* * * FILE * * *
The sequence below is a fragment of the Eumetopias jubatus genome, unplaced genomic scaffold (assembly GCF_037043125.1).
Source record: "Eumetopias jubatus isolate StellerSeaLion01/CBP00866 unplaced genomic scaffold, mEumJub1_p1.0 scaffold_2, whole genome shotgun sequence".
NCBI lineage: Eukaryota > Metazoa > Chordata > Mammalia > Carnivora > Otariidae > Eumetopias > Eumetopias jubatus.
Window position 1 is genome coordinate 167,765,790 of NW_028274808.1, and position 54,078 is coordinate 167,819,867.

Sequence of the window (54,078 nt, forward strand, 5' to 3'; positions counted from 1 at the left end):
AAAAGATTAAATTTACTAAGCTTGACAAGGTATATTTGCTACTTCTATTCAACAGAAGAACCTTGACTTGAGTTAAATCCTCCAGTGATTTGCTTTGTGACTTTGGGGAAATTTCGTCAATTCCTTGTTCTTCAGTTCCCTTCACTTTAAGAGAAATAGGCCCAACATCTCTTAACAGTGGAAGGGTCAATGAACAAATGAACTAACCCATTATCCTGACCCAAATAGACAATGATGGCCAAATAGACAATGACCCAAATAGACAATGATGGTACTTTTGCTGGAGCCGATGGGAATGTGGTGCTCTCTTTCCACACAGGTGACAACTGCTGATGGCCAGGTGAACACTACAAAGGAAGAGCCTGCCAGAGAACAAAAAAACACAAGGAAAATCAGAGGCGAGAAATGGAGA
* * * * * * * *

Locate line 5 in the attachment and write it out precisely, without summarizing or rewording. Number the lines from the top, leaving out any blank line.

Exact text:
Sequence of the window (54,078 nt, forward strand, 5' to 3'; positions counted from 1 at the left end):